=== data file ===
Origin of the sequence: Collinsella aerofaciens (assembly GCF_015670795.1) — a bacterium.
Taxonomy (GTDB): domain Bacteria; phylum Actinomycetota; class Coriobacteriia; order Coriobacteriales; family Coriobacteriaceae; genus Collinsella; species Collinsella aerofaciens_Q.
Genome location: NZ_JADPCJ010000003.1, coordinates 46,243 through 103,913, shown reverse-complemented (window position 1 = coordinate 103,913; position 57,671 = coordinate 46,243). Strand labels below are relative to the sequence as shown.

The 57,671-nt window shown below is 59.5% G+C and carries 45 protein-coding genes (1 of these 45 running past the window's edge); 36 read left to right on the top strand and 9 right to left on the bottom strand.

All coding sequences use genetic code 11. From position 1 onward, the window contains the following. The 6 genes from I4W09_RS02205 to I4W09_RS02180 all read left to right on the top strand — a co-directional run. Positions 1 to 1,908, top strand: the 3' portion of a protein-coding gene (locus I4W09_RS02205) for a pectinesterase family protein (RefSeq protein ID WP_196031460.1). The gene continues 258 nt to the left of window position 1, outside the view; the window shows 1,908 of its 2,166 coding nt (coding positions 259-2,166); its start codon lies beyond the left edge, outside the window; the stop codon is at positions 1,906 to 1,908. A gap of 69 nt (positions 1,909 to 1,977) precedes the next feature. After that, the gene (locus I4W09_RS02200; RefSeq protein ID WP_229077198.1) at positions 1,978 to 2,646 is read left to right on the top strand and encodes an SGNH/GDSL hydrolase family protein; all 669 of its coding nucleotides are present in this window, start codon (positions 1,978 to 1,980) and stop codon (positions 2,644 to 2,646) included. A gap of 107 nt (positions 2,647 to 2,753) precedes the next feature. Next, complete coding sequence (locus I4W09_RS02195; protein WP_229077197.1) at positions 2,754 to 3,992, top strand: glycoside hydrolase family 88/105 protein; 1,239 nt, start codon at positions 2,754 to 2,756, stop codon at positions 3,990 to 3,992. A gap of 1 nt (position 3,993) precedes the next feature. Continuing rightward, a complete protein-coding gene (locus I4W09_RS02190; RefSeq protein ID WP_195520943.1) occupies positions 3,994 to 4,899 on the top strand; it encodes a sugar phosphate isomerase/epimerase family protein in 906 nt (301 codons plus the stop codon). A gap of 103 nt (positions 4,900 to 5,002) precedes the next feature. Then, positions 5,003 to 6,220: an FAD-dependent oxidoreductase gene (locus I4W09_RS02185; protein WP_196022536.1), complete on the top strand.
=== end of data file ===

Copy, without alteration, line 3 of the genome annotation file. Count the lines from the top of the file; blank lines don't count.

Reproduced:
Genome location: NZ_JADPCJ010000003.1, coordinates 46,243 through 103,913, shown reverse-complemented (window position 1 = coordinate 103,913; position 57,671 = coordinate 46,243). Strand labels below are relative to the sequence as shown.